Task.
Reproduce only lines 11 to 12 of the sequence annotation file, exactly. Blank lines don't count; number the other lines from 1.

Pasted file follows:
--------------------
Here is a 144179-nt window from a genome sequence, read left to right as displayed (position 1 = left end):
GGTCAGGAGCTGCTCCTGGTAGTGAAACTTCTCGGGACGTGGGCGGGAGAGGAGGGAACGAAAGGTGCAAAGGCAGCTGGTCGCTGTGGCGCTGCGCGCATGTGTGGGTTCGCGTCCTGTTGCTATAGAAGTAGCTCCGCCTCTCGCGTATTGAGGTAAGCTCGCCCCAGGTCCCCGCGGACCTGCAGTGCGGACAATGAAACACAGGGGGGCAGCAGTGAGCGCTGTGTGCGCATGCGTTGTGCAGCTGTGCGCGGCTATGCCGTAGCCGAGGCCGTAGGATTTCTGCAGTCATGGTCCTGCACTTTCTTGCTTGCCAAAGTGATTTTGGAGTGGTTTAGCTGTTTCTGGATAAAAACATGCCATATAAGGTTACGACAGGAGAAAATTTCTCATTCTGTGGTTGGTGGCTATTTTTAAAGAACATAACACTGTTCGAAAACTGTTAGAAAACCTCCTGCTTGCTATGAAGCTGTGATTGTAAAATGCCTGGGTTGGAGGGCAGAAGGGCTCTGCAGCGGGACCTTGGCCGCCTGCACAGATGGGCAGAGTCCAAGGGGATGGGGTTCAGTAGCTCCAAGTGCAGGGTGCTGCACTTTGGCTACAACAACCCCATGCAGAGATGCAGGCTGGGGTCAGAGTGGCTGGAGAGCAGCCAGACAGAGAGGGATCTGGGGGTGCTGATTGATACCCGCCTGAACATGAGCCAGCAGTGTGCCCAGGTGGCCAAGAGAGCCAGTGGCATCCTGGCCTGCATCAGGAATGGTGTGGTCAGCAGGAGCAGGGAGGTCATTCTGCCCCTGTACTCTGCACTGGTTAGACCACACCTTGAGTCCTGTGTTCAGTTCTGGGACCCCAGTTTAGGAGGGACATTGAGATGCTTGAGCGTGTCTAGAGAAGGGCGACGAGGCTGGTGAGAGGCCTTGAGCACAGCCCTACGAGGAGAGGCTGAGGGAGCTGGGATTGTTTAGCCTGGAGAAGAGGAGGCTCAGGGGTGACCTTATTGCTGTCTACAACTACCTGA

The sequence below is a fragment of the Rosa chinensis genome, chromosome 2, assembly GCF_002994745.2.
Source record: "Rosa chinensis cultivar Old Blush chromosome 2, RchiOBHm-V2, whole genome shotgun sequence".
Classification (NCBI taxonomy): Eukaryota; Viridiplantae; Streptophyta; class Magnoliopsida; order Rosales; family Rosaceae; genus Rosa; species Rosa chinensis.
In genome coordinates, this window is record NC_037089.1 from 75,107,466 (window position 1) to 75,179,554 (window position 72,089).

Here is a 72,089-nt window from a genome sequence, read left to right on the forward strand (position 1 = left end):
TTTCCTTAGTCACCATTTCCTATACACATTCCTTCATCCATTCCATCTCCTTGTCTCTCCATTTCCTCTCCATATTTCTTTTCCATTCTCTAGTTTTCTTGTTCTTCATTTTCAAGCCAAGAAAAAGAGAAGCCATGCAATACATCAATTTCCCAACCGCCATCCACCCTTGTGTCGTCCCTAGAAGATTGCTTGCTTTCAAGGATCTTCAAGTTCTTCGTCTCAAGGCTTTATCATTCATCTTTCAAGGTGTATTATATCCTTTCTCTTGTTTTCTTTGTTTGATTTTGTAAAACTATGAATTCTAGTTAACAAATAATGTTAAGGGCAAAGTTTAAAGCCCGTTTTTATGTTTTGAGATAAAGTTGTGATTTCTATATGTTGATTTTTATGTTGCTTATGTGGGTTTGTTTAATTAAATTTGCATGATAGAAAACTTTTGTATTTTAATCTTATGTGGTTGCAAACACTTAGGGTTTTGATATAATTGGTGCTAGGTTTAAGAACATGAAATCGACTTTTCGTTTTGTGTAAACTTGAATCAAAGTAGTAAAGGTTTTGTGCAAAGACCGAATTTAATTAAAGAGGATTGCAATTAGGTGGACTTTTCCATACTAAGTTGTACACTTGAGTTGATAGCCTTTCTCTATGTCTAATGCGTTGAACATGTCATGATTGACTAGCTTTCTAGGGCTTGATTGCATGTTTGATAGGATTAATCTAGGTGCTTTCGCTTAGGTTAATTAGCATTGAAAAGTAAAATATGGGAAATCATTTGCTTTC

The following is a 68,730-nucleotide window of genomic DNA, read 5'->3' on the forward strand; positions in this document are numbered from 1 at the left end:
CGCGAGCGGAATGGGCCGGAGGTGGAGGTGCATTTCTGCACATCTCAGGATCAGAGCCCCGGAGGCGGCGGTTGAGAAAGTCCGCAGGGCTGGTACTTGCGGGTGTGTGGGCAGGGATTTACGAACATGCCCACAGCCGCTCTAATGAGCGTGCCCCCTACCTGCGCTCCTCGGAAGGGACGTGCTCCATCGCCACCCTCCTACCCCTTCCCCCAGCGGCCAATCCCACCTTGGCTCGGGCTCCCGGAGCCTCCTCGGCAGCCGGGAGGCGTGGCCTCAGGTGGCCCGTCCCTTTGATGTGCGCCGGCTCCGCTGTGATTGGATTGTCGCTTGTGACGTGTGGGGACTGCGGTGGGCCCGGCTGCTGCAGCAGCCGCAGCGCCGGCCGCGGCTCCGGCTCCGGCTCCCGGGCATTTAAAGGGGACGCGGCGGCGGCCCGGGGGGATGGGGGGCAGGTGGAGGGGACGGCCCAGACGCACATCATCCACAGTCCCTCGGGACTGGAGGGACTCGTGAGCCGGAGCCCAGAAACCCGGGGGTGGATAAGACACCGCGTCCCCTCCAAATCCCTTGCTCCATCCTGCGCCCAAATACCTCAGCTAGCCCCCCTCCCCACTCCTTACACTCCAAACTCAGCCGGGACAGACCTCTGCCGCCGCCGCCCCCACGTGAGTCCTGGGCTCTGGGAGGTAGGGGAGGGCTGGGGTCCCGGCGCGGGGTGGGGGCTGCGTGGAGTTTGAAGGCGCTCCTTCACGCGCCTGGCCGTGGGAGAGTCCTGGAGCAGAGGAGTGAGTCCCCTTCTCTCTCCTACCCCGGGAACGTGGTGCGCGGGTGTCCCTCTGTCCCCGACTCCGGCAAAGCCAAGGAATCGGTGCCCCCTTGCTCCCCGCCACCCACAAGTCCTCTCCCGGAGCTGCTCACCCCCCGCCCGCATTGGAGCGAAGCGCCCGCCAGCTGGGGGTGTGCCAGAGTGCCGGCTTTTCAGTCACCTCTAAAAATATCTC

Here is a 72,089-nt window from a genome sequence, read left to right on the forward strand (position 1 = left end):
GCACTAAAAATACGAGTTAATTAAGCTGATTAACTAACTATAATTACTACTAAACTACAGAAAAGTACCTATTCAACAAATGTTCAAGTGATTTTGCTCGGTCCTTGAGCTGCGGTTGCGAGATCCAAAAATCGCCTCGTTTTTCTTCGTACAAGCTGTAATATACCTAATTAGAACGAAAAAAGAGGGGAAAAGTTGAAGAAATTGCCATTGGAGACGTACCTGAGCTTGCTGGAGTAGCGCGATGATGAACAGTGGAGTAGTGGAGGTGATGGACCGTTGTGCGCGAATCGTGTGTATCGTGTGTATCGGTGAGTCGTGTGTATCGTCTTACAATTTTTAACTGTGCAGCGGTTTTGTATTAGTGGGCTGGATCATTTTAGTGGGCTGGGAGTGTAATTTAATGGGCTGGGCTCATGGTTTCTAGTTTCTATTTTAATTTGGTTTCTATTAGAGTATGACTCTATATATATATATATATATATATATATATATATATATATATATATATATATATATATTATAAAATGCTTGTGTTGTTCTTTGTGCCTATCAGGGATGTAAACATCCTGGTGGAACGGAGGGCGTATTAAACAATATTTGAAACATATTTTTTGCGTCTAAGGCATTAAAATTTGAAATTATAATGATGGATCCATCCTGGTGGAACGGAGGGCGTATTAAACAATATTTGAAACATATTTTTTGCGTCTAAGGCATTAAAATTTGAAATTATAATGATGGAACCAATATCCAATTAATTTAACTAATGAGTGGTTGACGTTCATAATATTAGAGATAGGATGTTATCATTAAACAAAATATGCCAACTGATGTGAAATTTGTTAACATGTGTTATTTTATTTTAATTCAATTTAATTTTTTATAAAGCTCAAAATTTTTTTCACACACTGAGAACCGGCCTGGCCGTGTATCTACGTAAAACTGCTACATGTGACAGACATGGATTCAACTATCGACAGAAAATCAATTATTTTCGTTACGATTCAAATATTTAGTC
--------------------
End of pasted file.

Here is a 72,089-nt window from a genome sequence, read left to right on the forward strand (position 1 = left end):
GCACTAAAAATACGAGTTAATTAAGCTGATTAACTAACTATAATTACTACTAAACTACAGAAAAGTACCTATTCAACAAATGTTCAAGTGATTTTGCTCGGTCCTTGAGCTGCGGTTGCGAGATCCAAAAATCGCCTCGTTTTTCTTCGTACAAGCTGTAATATACCTAATTAGAACGAAAAAAGAGGGGAAAAGTTGAAGAAATTGCCATTGGAGACGTACCTGAGCTTGCTGGAGTAGCGCGATGATGAACAGTGGAGTAGTGGAGGTGATGGACCGTTGTGCGCGAATCGTGTGTATCGTGTGTATCGGTGAGTCGTGTGTATCGTCTTACAATTTTTAACTGTGCAGCGGTTTTGTATTAGTGGGCTGGATCATTTTAGTGGGCTGGGAGTGTAATTTAATGGGCTGGGCTCATGGTTTCTAGTTTCTATTTTAATTTGGTTTCTATTAGAGTATGACTCTATATATATATATATATATATATATATATATATATATATATATATATATATATATATTATAAAATGCTTGTGTTGTTCTTTGTGCCTATCAGGGATGTAAACATCCTGGTGGAACGGAGGGCGTATTAAACAATATTTGAAACATATTTTTTGCGTCTAAGGCATTAAAATTTGAAATTATAATGATGGATCCATCCTGGTGGAACGGAGGGCGTATTAAACAATATTTGAAACATATTTTTTGCGTCTAAGGCATTAAAATTTGAAATTATAATGATGGAACCAATATCCAATTAATTTAACTAATGAGTGGTTGACGTTCATAATATTAGAGATAGGATGTTATCATTAAACAAAATATGCCAACTGATGTGAAATTTGTTAACATGTGTTATTTTATTTTAATTCAATTTAATTTTTTATAAAGCTCAAAATTTTTTTCACACACTGAGAACCGGCCTGGCCGTGTATCTACGTAAAACTGCTACATGTGACAGACATGGATTCAACTATCGACAGAAAATCAATTATTTTCGTTACGATTCAAATATTTAGTC